It goes on to say that an important factor in this growth has been exports in the dynamic, labour-intensive clothing sector, which has provided massive opportunities for women (who make up more than 80% of workers in the sector) and contributed significantly to their empowerment.

The World Bank believes economic growth in Bangladesh will continue to be spurred by the relocation of labour-intensive production from rapidly-growing countries like China. It says this could see the creation of more than 15 million jobs in industries where Bangladesh already has a considerable comparative advantage.

It recommended five actions to bring about this level of job creation in the next 15 years, with “improving the skills of workers” one of those actions.

A report published by management consultants McKinsey in 2011, entitled ‘Bangladesh’s ready-made garments landscape: the challenge of growth’, said that a shortage of skills among workers at all levels in the ready-made garments (RMG) industry is a major challenge in growing the sector.

The export RMG industry is identified in the report as a strategic growth industry in Bangladesh with the potential for high employment. While markets are expanding, the industry continues to suffer from structural and labour force challenges.

For employers, the most pressing of these challenges is a shortage of skilled workers (particularly at operator, quality checker and supervisory level) that are sufficient to meet the quality and productivity demands of export production. This shortage runs to hundreds of thousands.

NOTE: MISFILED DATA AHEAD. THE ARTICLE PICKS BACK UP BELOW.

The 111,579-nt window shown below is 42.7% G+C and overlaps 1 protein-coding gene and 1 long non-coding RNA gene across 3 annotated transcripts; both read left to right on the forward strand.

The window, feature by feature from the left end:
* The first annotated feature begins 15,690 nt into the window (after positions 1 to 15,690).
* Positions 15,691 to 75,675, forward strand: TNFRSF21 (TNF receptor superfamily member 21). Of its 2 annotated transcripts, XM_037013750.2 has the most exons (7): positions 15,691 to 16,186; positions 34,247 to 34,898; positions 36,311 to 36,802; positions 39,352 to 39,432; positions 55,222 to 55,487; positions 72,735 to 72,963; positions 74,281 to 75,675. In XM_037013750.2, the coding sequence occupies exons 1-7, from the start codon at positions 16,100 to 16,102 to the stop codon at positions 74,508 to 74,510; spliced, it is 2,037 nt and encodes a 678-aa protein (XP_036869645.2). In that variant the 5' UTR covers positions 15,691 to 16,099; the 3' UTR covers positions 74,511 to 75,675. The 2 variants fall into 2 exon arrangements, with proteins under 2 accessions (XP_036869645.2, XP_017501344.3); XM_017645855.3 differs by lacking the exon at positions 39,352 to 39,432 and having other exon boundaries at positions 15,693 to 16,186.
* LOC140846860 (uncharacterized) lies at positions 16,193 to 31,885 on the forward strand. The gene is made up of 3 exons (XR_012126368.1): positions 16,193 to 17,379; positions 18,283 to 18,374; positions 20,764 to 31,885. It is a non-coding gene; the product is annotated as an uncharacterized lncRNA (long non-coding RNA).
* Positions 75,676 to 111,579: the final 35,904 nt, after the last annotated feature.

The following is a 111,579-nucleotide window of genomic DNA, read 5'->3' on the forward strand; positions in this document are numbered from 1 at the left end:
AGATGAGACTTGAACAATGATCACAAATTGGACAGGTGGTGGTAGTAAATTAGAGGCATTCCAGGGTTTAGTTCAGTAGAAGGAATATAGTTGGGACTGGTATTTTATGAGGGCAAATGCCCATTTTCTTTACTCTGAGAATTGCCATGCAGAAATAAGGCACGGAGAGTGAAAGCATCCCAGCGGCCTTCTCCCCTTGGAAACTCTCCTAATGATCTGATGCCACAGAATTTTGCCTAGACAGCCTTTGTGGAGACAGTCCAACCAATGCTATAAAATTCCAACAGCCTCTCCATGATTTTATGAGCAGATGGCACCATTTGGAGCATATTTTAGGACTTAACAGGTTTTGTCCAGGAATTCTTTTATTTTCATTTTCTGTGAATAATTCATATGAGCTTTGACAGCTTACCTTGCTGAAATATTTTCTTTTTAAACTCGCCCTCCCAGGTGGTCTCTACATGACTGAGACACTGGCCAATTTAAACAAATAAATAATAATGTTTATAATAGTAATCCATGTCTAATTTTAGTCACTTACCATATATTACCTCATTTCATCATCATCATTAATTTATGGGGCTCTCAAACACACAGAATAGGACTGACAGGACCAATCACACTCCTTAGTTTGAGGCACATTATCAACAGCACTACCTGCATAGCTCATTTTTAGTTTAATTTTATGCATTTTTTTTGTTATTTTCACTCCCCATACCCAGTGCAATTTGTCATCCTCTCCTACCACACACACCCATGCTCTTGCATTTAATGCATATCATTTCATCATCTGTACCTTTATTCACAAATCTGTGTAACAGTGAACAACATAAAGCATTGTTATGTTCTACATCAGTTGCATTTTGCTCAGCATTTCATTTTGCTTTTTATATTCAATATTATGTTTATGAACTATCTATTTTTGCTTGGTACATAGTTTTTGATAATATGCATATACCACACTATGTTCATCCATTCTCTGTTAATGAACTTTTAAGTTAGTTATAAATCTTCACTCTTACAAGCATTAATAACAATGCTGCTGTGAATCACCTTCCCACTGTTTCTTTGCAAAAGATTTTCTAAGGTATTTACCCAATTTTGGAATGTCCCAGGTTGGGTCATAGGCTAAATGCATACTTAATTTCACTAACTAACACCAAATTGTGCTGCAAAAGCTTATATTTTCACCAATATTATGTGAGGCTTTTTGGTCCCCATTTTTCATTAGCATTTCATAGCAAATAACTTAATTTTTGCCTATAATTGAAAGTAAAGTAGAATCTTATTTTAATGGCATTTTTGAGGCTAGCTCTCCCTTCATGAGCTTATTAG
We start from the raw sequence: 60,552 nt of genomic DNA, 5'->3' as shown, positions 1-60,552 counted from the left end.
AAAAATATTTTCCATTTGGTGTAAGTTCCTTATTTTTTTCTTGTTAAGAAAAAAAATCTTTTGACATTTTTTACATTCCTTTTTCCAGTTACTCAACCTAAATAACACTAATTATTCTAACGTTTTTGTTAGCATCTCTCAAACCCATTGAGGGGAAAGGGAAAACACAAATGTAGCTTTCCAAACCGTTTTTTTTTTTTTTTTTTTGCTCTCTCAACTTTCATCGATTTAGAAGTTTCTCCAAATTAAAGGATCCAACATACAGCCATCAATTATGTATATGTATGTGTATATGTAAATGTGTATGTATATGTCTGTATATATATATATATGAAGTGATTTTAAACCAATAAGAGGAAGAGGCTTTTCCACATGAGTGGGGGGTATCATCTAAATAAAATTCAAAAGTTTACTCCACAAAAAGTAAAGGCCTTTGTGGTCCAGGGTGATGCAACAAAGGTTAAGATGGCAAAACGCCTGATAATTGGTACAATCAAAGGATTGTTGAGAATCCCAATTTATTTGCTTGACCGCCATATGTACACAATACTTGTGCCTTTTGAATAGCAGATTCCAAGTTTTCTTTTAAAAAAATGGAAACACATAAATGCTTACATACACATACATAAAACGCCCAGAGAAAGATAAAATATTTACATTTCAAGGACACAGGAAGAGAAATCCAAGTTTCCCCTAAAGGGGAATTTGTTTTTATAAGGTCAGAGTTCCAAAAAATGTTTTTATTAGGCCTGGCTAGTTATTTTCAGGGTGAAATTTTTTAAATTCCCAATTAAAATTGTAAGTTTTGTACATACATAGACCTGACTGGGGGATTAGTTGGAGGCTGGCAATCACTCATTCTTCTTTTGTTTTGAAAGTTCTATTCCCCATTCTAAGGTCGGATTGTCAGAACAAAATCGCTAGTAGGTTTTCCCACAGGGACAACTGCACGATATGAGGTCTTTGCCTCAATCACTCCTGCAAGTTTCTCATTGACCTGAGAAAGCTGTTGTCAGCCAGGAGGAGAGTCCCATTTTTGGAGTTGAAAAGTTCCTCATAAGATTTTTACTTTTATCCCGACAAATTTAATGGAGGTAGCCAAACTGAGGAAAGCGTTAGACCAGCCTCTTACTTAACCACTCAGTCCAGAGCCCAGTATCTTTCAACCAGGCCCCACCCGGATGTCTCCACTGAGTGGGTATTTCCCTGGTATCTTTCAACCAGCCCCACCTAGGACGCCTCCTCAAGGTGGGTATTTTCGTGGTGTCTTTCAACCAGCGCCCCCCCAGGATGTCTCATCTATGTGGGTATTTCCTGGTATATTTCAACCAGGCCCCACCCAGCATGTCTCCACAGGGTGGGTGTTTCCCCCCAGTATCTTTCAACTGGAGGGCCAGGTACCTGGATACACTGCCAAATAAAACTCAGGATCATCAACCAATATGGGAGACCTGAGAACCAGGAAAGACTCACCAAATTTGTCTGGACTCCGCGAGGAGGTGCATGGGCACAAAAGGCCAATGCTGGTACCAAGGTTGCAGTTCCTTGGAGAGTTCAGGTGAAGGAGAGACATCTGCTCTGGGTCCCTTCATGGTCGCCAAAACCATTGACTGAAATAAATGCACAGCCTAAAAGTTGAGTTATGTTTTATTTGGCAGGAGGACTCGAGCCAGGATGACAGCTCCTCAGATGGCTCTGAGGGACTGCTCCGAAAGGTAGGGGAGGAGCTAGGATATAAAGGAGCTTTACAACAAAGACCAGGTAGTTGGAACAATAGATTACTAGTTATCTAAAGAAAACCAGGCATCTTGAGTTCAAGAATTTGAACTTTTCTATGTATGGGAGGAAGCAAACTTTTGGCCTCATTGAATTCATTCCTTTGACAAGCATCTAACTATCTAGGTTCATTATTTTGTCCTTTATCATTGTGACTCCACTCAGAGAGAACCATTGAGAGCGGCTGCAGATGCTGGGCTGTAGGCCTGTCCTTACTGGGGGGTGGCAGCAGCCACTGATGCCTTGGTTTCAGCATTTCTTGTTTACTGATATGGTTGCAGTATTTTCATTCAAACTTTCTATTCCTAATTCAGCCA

Although the garments industry is regarded as a major employer with a role to play in poverty alleviation, Bangladesh still has huge numbers of working poor and unskilled people seeking quality employment offering the opportunity to earn a decent income.

Another challenge facing employers is the high turnover of workers in the RMG industry, with 7-10% on average not returning to work after each monthly payday.

A lack of training capacity and co-ordination challenges limit the effective development of sufficient numbers of skilled workers to meet the growing demand.

Training in the RMG industry is currently delivered by government Technical Training Centres (TTCs), Technical Schools and Colleges (TSCs) and a range of private providers. These include dedicated centres established by buyers (such as H & M and Tesco) and NGOs, as well as on-site training provided informally by factory owners.

In addition, some companies run more formal training programmes in which new workers receive several weeks of training in a classroom and workshop setting.

The Bangladesh Garment Manufacturers and Exporters Association (BGMEA) recently launched a campaign in rural areas offering training to potential migrant garment workers, in an effort to meet the training needs of the industry.

These approaches are presently not generating enough workers to meet industry needs.More critically, the available training does not meet any common standard for content or results.